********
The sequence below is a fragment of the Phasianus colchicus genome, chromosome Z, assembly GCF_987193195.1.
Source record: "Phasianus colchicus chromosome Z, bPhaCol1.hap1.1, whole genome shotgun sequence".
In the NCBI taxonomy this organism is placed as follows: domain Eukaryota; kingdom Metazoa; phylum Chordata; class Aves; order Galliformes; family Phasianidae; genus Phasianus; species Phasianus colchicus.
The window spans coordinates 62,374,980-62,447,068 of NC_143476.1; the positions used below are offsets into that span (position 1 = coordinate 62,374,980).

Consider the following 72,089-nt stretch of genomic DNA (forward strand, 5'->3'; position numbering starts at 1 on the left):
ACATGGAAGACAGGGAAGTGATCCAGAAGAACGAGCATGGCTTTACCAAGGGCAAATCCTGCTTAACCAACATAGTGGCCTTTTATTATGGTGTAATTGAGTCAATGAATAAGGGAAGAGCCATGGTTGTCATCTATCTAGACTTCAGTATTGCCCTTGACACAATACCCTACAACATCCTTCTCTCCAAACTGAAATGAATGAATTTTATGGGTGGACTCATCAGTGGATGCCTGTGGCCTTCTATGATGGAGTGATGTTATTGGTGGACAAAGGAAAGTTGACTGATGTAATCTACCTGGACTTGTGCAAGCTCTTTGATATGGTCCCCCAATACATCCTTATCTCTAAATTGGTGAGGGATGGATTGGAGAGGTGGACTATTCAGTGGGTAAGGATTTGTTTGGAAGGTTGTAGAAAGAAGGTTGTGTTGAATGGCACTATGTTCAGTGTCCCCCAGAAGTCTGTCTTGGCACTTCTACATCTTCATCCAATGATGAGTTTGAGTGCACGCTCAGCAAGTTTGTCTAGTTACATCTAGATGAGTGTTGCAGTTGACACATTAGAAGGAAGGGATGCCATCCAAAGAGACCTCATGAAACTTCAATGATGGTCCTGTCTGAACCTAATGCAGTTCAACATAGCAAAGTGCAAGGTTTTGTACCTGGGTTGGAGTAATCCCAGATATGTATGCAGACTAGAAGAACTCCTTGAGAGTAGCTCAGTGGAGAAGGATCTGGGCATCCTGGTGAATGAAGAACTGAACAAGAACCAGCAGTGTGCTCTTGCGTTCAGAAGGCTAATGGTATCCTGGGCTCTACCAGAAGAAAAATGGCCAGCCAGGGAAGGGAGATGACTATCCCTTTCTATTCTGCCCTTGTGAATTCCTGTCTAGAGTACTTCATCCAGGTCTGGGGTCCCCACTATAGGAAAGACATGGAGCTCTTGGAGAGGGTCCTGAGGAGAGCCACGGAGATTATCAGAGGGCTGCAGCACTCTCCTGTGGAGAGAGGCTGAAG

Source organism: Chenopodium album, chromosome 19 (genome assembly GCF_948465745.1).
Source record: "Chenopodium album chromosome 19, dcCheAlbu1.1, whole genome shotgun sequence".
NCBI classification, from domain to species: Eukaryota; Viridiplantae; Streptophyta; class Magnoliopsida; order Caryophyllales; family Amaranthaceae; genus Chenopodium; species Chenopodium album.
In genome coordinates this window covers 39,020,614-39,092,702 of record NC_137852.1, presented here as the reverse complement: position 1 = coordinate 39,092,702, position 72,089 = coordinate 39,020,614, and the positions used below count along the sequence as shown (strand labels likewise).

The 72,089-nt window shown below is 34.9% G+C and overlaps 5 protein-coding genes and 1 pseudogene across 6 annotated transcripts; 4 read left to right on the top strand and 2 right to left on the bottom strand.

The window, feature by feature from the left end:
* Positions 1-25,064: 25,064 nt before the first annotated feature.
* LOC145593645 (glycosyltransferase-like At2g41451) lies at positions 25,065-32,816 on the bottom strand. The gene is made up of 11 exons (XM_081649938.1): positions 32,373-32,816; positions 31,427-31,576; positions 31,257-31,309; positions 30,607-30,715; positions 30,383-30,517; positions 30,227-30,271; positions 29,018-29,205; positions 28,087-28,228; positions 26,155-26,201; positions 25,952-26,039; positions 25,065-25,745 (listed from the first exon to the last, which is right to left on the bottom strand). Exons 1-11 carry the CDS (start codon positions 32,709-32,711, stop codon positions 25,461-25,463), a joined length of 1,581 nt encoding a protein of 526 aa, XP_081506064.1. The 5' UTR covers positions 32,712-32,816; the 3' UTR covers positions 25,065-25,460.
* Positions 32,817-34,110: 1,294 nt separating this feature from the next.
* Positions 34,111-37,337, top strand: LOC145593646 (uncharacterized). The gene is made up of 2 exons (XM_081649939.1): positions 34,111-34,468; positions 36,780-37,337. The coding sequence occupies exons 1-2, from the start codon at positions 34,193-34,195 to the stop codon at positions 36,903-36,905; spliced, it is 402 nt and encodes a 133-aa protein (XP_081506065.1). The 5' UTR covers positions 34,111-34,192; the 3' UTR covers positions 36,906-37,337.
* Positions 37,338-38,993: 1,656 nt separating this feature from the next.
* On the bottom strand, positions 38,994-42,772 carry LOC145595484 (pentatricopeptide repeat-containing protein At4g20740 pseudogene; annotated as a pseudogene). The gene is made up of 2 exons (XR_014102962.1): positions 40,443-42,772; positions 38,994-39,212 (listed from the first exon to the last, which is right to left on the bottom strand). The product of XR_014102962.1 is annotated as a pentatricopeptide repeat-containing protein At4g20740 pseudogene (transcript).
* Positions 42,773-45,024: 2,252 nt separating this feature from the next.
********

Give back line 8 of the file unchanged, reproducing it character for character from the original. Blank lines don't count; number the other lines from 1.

Source record: "Chenopodium album chromosome 19, dcCheAlbu1.1, whole genome shotgun sequence".